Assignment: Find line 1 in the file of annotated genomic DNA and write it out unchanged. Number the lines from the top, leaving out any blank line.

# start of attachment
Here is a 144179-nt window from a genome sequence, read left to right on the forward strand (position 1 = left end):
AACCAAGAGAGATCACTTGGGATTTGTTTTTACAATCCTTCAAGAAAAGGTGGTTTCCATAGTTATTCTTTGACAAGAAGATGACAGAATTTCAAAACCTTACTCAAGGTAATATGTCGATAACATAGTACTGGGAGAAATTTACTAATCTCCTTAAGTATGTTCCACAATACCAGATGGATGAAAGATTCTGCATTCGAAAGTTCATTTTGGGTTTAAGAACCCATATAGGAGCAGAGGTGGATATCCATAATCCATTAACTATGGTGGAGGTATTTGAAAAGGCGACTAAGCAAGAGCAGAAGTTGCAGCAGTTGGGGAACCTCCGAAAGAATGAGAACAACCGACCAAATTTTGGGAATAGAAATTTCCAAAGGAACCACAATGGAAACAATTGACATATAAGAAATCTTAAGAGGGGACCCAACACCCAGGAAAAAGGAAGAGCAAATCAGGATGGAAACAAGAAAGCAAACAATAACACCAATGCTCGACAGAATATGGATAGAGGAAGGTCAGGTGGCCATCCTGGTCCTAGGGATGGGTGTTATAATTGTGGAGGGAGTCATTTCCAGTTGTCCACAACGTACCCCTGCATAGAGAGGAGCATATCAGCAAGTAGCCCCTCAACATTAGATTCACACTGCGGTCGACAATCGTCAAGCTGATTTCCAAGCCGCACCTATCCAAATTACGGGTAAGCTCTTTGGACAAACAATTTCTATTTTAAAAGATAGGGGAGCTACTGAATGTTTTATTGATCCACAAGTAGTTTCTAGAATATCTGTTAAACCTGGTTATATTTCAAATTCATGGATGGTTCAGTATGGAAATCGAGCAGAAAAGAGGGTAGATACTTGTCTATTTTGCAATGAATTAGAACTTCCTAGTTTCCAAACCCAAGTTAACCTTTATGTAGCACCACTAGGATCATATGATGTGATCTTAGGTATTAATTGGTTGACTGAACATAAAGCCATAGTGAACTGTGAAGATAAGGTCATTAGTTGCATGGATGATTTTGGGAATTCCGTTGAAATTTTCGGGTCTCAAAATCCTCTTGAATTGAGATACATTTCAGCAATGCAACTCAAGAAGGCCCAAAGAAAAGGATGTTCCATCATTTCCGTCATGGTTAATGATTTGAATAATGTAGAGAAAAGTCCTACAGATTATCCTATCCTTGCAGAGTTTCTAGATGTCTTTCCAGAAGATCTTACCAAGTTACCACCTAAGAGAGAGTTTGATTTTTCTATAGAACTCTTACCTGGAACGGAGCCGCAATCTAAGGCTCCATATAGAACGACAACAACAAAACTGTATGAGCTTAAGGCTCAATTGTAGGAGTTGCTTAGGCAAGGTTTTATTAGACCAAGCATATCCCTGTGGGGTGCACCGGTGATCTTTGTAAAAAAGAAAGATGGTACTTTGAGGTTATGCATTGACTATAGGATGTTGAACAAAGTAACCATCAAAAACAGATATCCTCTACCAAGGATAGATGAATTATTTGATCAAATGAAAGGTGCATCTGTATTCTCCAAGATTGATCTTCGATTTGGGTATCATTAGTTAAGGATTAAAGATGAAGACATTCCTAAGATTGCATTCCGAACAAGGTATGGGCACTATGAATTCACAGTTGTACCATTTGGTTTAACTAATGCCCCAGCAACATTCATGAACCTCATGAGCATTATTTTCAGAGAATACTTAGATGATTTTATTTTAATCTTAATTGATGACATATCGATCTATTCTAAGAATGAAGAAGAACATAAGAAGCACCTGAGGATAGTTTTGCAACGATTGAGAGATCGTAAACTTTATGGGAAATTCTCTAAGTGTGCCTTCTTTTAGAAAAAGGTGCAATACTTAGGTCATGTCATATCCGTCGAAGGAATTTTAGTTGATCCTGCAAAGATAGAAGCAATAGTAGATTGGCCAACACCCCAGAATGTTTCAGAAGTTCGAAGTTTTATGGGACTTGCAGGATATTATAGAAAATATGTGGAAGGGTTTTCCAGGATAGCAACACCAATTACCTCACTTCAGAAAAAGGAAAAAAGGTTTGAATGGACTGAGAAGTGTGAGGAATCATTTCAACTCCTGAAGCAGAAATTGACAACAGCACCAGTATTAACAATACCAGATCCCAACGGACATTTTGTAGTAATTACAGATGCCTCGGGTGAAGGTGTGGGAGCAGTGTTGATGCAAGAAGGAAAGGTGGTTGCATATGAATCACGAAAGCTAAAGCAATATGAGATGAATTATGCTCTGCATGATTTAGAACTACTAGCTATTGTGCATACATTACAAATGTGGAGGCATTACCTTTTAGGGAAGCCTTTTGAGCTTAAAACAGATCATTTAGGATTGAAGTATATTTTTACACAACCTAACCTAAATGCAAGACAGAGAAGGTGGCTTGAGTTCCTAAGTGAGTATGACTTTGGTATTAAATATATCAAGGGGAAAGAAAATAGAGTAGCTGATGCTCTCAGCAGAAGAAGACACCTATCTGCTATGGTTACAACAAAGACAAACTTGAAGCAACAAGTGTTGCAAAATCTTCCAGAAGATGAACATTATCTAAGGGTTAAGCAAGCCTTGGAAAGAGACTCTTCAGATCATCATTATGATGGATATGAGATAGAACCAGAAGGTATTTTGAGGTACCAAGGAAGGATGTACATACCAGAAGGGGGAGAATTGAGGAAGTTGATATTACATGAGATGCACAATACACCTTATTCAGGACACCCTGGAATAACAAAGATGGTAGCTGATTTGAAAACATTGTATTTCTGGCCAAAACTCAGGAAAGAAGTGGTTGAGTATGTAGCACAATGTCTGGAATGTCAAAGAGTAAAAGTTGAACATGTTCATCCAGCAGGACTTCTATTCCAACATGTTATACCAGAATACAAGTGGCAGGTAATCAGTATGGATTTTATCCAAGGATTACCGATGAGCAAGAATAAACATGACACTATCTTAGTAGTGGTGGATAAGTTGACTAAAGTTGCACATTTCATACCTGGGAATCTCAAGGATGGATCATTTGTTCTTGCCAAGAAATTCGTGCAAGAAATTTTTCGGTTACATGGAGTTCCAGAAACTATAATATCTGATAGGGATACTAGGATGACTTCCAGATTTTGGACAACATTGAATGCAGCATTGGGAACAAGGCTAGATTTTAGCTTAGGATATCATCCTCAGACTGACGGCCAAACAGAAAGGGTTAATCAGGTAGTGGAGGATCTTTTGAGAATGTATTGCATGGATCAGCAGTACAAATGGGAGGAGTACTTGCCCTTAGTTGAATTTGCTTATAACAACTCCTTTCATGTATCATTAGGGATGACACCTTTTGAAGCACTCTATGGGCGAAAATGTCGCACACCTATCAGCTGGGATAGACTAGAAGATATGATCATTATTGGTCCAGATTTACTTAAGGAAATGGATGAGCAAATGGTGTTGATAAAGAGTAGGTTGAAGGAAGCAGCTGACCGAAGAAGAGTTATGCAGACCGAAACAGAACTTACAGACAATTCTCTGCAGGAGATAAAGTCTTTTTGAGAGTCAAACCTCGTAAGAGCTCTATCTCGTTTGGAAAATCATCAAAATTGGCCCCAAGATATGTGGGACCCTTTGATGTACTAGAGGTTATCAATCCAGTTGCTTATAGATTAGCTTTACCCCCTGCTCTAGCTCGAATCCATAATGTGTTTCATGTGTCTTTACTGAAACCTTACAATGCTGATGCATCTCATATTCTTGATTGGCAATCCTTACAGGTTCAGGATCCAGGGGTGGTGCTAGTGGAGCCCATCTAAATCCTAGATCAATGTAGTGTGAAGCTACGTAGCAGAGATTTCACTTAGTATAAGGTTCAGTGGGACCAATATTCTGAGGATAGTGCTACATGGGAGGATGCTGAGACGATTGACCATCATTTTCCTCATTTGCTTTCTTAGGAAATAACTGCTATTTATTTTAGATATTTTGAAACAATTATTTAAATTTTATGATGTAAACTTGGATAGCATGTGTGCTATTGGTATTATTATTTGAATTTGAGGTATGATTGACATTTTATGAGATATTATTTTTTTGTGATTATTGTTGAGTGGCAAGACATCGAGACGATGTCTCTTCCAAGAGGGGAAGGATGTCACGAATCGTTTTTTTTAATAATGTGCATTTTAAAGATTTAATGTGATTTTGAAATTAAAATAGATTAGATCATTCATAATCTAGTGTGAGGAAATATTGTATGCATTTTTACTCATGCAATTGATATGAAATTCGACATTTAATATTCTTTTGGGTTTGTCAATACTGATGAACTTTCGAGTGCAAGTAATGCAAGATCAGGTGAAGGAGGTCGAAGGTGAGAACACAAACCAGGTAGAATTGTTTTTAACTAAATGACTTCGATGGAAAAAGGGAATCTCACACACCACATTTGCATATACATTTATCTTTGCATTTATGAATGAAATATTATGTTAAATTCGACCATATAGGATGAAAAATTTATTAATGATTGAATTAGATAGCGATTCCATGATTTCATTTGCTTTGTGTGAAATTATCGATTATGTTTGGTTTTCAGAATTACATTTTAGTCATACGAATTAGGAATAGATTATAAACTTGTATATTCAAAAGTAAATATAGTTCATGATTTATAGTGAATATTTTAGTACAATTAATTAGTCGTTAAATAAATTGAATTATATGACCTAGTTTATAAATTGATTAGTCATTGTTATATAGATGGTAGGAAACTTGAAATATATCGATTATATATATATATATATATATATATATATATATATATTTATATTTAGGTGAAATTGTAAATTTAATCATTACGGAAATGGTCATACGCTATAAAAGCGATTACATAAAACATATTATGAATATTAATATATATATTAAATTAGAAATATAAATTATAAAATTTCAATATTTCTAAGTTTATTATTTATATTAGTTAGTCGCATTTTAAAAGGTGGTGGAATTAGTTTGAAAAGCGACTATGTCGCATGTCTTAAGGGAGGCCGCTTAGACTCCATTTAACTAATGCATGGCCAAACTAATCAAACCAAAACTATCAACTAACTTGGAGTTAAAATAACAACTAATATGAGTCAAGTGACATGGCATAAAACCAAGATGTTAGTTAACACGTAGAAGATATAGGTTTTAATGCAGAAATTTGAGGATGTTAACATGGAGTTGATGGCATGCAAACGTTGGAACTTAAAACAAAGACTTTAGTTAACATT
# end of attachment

Here is a 144179-nt window from a genome sequence, read left to right on the forward strand (position 1 = left end):